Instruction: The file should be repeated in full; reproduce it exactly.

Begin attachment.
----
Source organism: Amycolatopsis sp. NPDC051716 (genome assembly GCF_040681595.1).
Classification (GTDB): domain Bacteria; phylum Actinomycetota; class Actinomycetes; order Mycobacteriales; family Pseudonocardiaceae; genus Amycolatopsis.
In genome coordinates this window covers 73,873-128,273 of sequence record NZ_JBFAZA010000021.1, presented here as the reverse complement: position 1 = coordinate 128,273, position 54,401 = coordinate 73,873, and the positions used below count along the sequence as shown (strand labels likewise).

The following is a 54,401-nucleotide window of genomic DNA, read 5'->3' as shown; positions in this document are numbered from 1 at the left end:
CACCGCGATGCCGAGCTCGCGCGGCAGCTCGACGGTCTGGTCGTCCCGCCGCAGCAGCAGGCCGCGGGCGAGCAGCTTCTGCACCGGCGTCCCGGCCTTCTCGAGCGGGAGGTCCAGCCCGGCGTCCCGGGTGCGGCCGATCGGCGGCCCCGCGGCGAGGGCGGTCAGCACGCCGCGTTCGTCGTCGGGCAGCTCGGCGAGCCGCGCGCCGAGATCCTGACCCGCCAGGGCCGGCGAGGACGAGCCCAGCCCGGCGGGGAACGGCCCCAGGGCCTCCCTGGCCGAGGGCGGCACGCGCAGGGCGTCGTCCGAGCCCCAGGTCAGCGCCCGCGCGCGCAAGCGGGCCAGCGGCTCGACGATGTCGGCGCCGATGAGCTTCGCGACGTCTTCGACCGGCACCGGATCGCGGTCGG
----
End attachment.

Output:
Source organism: Amycolatopsis sp. NPDC051716 (genome assembly GCF_040681595.1).
Classification (GTDB): domain Bacteria; phylum Actinomycetota; class Actinomycetes; order Mycobacteriales; family Pseudonocardiaceae; genus Amycolatopsis.
In genome coordinates this window covers 73,873-128,273 of sequence record NZ_JBFAZA010000021.1, presented here as the reverse complement: position 1 = coordinate 128,273, position 54,401 = coordinate 73,873, and the positions used below count along the sequence as shown (strand labels likewise).

The following is a 54,401-nucleotide window of genomic DNA, read 5'->3' as shown; positions in this document are numbered from 1 at the left end:
CACCGCGATGCCGAGCTCGCGCGGCAGCTCGACGGTCTGGTCGTCCCGCCGCAGCAGCAGGCCGCGGGCGAGCAGCTTCTGCACCGGCGTCCCGGCCTTCTCGAGCGGGAGGTCCAGCCCGGCGTCCCGGGTGCGGCCGATCGGCGGCCCCGCGGCGAGGGCGGTCAGCACGCCGCGTTCGTCGTCGGGCAGCTCGGCGAGCCGCGCGCCGAGATCCTGACCCGCCAGGGCCGGCGAGGACGAGCCCAGCCCGGCGGGGAACGGCCCCAGGGCCTCCCTGGCCGAGGGCGGCACGCGCAGGGCGTCGTCCGAGCCCCAGGTCAGCGCCCGCGCGCGCAAGCGGGCCAGCGGCTCGACGATGTCGGCGCCGATGAGCTTCGCGACGTCTTCGACCGGCACCGGATCGCGGTCGG